I will never forget how I felt, all 3 kids in tow, with mastitis, searching for a Dr who would see me (and then sitting in a waiting room for over an hour) plus then having to walk to the chemist to get my meds, with a temp of 40... DH was sitting nice & comfy at work, and to this day does not realise how much I needed him that day. A mum, a sister or a friend would have helped to deal with that then.

    In the 2 years that we moved away, we've been out alone once. We have gold class movie tix that we can't use (my kids wouldn't cope with a babysitter).

    My house is relatively clean, but my weak point is the laundry. I can never get on top of it. I recently but the bullet and spent $80 for someone to wash dry & do the ironing. It was either that or my sanity.

    It was hard to make friends but I'm surprised that I made a few close friends who would help at the drop of a hat. My original friends from back home wouldn't have helped as mum as those few girls did.

    I'm a lot more tired than I was, I eat the kids scraps for dinner and I usually binge for an energy snack. But I am active and my kids have no choice but to go with me to exercise classes, because there is no one to watch them. That is my one indulgence and I refuse to let that slide, otherwise I would not cope at all.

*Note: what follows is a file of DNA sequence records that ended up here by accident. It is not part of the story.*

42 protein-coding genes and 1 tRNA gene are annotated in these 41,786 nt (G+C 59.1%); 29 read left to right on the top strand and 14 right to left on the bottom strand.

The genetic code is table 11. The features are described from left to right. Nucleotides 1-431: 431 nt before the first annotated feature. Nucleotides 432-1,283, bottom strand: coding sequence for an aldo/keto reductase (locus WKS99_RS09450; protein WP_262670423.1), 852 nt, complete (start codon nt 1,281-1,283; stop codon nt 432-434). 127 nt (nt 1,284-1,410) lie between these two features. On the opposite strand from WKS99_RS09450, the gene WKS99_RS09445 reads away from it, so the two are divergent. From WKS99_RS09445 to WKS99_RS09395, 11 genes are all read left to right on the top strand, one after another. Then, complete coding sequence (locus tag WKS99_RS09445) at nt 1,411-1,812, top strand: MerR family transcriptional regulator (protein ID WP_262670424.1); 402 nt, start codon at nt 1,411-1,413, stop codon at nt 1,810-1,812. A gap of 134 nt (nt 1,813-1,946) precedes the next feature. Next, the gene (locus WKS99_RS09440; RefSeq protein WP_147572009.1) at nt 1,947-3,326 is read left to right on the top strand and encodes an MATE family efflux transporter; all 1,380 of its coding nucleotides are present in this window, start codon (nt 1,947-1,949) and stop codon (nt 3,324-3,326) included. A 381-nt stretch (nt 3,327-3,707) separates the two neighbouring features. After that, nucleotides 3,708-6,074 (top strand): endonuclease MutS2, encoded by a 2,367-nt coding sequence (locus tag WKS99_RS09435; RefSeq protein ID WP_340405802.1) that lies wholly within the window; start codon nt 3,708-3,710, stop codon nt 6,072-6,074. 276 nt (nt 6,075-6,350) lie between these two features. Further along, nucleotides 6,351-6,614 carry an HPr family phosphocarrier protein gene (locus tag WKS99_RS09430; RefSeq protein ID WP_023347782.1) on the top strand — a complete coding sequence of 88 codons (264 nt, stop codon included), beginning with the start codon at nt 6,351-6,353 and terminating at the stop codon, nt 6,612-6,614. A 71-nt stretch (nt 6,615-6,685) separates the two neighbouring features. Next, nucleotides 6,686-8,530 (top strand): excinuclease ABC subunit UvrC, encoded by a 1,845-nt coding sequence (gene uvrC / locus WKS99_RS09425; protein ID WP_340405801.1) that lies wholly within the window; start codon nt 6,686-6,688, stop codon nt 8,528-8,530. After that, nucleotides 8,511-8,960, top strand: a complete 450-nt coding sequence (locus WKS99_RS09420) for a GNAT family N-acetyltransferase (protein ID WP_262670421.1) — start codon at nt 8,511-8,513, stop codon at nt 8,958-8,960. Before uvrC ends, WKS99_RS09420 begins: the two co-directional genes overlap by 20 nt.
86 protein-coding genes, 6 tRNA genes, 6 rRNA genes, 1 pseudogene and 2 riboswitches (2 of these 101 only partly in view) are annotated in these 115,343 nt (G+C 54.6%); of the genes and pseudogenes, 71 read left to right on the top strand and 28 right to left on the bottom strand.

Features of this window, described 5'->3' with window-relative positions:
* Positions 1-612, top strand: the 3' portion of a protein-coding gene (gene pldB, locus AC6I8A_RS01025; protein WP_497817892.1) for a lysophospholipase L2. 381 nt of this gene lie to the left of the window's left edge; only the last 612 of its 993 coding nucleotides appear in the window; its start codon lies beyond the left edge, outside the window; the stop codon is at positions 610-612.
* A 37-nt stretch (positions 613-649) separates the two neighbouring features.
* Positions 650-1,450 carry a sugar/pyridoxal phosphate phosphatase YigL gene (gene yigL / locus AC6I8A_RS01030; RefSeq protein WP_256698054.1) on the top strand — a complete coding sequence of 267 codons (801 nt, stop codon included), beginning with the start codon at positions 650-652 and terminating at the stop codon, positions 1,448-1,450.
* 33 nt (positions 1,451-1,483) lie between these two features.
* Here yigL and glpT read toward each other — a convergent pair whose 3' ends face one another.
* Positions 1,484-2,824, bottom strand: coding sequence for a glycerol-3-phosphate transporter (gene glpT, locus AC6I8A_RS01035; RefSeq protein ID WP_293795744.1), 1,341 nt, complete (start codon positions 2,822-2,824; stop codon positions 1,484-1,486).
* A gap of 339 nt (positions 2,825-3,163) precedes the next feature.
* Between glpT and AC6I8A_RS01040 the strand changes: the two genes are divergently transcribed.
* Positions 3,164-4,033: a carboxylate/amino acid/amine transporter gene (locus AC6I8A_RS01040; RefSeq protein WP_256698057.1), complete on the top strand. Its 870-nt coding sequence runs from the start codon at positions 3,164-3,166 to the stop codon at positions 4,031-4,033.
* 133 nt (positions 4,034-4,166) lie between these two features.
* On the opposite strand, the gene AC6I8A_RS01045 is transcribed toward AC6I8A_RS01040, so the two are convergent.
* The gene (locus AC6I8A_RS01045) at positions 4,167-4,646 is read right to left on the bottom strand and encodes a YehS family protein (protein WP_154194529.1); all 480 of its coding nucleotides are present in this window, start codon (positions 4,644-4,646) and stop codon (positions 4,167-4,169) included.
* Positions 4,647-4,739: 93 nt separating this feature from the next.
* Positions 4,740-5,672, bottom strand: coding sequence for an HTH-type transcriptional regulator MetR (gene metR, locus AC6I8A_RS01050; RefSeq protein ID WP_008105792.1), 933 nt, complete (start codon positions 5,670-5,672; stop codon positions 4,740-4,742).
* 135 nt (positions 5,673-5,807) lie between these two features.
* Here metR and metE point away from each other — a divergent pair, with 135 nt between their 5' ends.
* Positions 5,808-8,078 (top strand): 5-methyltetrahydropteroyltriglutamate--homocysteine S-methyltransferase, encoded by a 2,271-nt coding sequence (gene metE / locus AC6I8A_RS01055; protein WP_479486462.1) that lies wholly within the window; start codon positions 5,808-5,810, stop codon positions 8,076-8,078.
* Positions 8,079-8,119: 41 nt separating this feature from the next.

Op, I feel for you. I've been there. It took about 10 months on our own for my DH to somewhat understand. But I make him to stacks of housework. Just coz he earns the cash does not absolve him of housework - and not just the gardens but inside stuff. He will regularly mop and vacuum when I tell him to (his mum and dad would die if they knew he did housework).

    So yes, for my part, having family around is a huge help, not to be underestimated or undervalued.

    Smile and try to laugh OP, I know it can get overwhelming 😘
    Last edited by misho; 11-01-2016 at 13:26.

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  16. #9
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    3 children and no family support at all due to living where we live and it has not bothered me in the slightest. I have 2 really good friends and we help each other out occassionally but pretty much it's been just dh, myself and our 3 children until my 16yr old neice recently came to live with us so she is home with the boys for the last 3 weeks of the school holidays, first helping hand we have ever had. Dh worked FIFO when ds2 was little too.
    Last edited by Blessedwith3boys; 11-01-2016 at 17:24.

  17. #10
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    My family are close and it makes life a lot easier when we need babysitters while we're working (so the biggest help there is financially), or the odd sleepover which means DH and I get some time together (although that's not that often, so it would probably happen the same amount of time if family moved away but came to visit.
    But I've never had a family member come to help me out with the kids at a doctor's appt, or help with the washing beyond the first week or two of a baby's life, or even invite us over for dinner regularly etc. So, whilst I like being close to family relationship wise and appreciate what they do for us, it has no impact on the day to day running of lives...except financially.